3. Screening
For larger bodies of water that you don’t need immediate access to, using super fine or mesh screening is effective at keeping female mosquitoes out and eggs from being laid. This method is great for gutters, open air water tanks, or rain catching barrels.

4. Air Curtains & Misters
Businesses within the food industry have been using air curtain systems in their entry ways since they were developed in 1916. Not only are they mostly inconspicuous, but air curtains are incredibly effective at keeping flying buggers out of buildings. The smaller units for residential zones are as easy to install. Make sure you get one that has adjustable vents and keep your air blowing at a 20 degree angle for maximum mosquito protection.

Another alternative to keep mosquitoes away from your home and garden is with the vary element they need to lay eggs. By putting excessive moisture in the air, you make it difficult for mosquitoes to fly. If they can’t fly, they can’t find places to lay eggs or eat nectar. Misters systems are a little more complex to install than air curtains and you will need to be aware of any pooling from them. But if your goal is to keep the bugs away from gathering places or out of your buildings, they are a viable option.

5. Dunks
Donut-shaped dunks are a great option for large pools of water you can’t easily screen in or that need to stay open. These tablets are pressed organic material infused with spores called bacillus thuringiensis (Bt). These spores are naturally in our environment, and have ability to repel different insects. Bt Israelenses is exclusively toxic to mosquitoes, and won’t harm animals, children, or other wildlife. Water storage tanks or livestock watering troughs are great places to use them. Once dunks are dropped into water, the Bt releases. The mosquito larvae munch on it and die within 24 hours.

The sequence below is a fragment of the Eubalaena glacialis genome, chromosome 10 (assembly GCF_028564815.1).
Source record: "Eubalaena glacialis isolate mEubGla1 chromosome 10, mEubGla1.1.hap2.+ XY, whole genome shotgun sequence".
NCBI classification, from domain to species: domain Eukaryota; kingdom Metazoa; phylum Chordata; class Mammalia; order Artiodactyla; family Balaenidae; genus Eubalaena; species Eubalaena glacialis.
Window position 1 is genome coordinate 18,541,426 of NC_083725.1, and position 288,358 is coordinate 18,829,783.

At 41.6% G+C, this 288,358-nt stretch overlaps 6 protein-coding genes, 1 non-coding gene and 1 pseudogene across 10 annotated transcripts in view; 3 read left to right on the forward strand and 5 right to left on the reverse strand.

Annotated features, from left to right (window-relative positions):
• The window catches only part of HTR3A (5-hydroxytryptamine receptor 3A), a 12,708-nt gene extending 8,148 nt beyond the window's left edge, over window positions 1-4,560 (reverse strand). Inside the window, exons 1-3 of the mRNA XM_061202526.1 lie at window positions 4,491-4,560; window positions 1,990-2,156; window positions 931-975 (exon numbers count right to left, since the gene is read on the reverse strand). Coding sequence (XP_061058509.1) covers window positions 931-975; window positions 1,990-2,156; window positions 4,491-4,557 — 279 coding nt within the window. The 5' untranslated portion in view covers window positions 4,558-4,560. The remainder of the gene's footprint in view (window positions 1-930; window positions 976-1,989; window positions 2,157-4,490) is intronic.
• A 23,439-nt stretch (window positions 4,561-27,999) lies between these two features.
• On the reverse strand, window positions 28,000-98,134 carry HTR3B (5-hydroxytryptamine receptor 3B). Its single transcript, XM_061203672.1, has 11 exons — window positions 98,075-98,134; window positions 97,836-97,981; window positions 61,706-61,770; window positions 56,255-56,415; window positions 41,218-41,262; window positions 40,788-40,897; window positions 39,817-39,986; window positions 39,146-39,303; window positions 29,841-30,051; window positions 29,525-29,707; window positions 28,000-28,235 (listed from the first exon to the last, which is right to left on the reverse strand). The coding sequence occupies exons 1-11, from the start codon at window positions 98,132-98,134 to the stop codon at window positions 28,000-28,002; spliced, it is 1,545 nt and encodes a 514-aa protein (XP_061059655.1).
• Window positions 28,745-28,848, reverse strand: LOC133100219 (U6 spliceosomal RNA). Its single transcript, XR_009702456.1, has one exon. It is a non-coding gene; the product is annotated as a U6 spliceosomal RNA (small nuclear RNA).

6. Essential Oil Repellents
A natural alternative to sprays and lotions claiming to keep mosquitoes away are essential oils. Concentrated lemongrass, cinnamon, tea tree, geraniol or cedar oils are all effective at warding off these buzzing pests. Lemongrass is the active ingredient in most citronella candles or bug sprays. Infusing these oils in areas you want to deter mosquitoes can work, but for larger areas you may need to have several working. You can also dilute any of the above oils and rub or spray on skin, clothes before you go to bed.

7. Magnet Traps
Magnet traps are clever contraptions that convert propane into CO2 in order to lure mosquitoes close enough to vacuum them up to their death. The concentration of CO2 is so appealing to them that one machine can maintain over an acre of land. It takes a little longer than the other solutions above, 4-6 weeks, but then the enemies numbers are greatly reduced and stay gone. Commercial machines cost around $600 plus the cost of propane.

A cheaper option is to make your own mosquito magnet trap. These require no propane, just some staple pantry items and a 2-liter bottle. The brown sugar offers the sweetness mosquitoes smell on our skin while the yeast releases CO2. Studies show that mosquitoes are also often drawn to darker colors, so wrapping the trap in black construction paper further appeals to them. This combination hordes them to the opening, and once they get in, it’s impossible to get out. Make several of these and place them around your property away from areas where people or pets gather. These can be as effective as the expensive commercial option above.

You’ll Need:

1 2-liter bottle

1/4 cup brown sugar

1/4 tsp. active yeast

1 cup warm water

Black construction paper




Remove bottle lid and cut the bottle in half short-ways.

Mix sugar with warm water, stir to dissolve and let cool.

Place sugar-water in the bottom half of the bottle.

Sprinkle yeast into sugar water mixture.

Place the top half of bottle upside down into the bottom half and tape together.

Wrap the outside of the trap in black construction paper and tape to secure.


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Photo of Deborah Nyambu

Thanks for sharing, Aniete Akpan, very informative...